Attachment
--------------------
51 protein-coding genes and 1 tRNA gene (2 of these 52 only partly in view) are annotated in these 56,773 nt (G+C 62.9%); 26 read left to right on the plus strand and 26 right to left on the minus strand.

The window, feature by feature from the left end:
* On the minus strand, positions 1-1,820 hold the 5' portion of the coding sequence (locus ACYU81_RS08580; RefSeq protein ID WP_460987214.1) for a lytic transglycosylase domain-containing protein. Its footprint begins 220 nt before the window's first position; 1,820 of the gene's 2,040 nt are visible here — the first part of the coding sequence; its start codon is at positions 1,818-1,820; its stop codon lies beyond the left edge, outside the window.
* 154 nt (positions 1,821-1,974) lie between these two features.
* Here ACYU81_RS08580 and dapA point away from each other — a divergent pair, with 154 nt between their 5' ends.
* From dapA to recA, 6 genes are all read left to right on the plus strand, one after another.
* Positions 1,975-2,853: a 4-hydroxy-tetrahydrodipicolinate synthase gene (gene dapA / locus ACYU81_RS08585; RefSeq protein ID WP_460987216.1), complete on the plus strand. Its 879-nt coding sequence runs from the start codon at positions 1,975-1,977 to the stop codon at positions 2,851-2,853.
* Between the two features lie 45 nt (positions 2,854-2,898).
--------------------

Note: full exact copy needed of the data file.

51 protein-coding genes and 1 tRNA gene (2 of these 52 only partly in view) are annotated in these 56,773 nt (G+C 62.9%); 26 read left to right on the plus strand and 26 right to left on the minus strand.

The window, feature by feature from the left end:
* On the minus strand, positions 1-1,820 hold the 5' portion of the coding sequence (locus ACYU81_RS08580; RefSeq protein ID WP_460987214.1) for a lytic transglycosylase domain-containing protein. Its footprint begins 220 nt before the window's first position; 1,820 of the gene's 2,040 nt are visible here — the first part of the coding sequence; its start codon is at positions 1,818-1,820; its stop codon lies beyond the left edge, outside the window.
* 154 nt (positions 1,821-1,974) lie between these two features.
* Here ACYU81_RS08580 and dapA point away from each other — a divergent pair, with 154 nt between their 5' ends.
* From dapA to recA, 6 genes are all read left to right on the plus strand, one after another.
* Positions 1,975-2,853: a 4-hydroxy-tetrahydrodipicolinate synthase gene (gene dapA / locus ACYU81_RS08585; RefSeq protein ID WP_460987216.1), complete on the plus strand. Its 879-nt coding sequence runs from the start codon at positions 1,975-1,977 to the stop codon at positions 2,851-2,853.
* Between the two features lie 45 nt (positions 2,854-2,898).